I know this is really taking a trip into bizarro-world, but try to imagine it.  You’re a homeowner, and your lawyer is helping you fight foreclosure in a lawsuit filed by Bank of America.  Yet that same attorney is also going to court on behalf of Bank of America, trying to help it foreclose on homeowners.

Can you imagine that?  Until recently, the thought of doing this would have never occurred to me.  Seriously, how can anyone have the passion and zeal necessary to represent homeowners in one instant, yet in the next breath help Bank of America try to foreclose on a homeowner?  In my view, they can’t.  It’s just not possible.

Apparently, though, it happens all the time, often in the context of “local counsel.”

In many parts of Florida, judges don’t allow telephone hearings.  Orange County, Brevard County, and Manatee County are but a few examples.  As a result, instead of traveling to these courthouses for in-person hearings, the banks and their lawyers hire “local counsel,” i.e. attorneys who reside close to those courthouses.  These local attorneys often don’t formally appear as counsel of record in a case, they just show up to court and argue for the banks.

From what I’m told, the banks don’t pay these “local counsel” much money.  As a result, these attorneys are left searching for more work.  So what do they do?  Often, they act as counsel for homeowners in foreclosure cases.  Yes, even though these attorneys regularly go to court for banks, they simultaneously represent homeowners.

The problem here is worse than a moral dilemma.  There’s more going on here than the appearance of impropriety when an attorney represents both sides simultaneously.  You see, all Florida Bar attorneys are bound by Rule 4-1.7 of the Rules Regulating The Florida Bar, which provides:

(a)  Representing Adverse Interests.  Except as provided in subdivision (b), a lawyer shall not represent a client if:

(1)  the representation of 1 client will be directly adverse to another client; or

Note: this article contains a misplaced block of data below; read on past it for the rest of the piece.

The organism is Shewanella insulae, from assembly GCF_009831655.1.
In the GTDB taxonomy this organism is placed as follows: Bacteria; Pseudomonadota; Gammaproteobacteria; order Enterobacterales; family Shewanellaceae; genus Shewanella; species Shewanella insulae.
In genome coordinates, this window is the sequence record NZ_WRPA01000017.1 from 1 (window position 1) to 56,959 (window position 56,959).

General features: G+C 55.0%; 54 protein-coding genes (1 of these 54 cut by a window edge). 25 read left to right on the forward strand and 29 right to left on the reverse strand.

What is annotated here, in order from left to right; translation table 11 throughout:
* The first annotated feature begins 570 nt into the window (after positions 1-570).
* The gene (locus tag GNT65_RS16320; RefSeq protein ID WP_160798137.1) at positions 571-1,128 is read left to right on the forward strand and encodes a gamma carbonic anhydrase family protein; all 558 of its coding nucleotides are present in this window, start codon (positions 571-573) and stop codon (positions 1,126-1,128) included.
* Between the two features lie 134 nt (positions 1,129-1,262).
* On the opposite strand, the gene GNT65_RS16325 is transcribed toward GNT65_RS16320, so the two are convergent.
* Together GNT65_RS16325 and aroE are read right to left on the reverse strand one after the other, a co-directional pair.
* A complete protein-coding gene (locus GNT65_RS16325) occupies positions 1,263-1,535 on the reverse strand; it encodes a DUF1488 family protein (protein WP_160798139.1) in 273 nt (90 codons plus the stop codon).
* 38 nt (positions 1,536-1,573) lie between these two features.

(2)  there is a substantial risk that the representation of 1 or more clients will be materially limited by the lawyer’s responsibilities to another client, a former client or a third person or by a personal interest of the lawyer.

(b)  Notwithstanding the existence of a conflict of interest under subdivision (a), a lawyer may represent a client if:

(1)  the lawyer reasonably believes that the lawyer will be able to provide competent and diligent representation to each affected client;
(2) the representation is not prohibited by law;
(3) the representation does not involve the assertion of a position adverse to another client when the lawyer represents both clients in the same proceeding before a tribunal; and
(4) each affected client gives informed consent, confirmed in writing or clearly stated on the record at a hearing.

You read the rule, and you tell me.  Can an attorney act as counsel for Wells Fargo in one case and simultaneously act as counsel for a homeowner, adverse to Wells Fargo, in another?

Under subsection (b), it’s theoretically possible, I suppose, but as a practical matter, it’s virtually impossible.  After all, there’s no dang way any bank is going to give informed consent, in writing, to the attorney acting in this manner, and I can’t imagine any homeowner doing so, either.

It’s past time that the foreclosure industry clean up this mess.  Lawyers shouldn’t be able to flaunt the Bar Rules in this regard.  Hence, if you see anyone representing banks and lawyers at the same time, tell them about Rule 4-1.7.  Ask to see the “informed consent” required by subsection (b)(4).  File motions to disqualify counsel, where appropriate.  Object to appearances by “local counsel.”

Foreclosure-world has enough problems already.  It’s an uphill climb as it is.  Homeowners shouldn’t have to worry if their attorney moonlights as an attorney for the banks.  And, as much as I might dislike the banks, even the banks shouldn’t have to wonder if their attorneys do double-duty as counsel for homeowners.  Rule 4-1.7 exists for a reason, and everyone should be following it.


Mark Stopa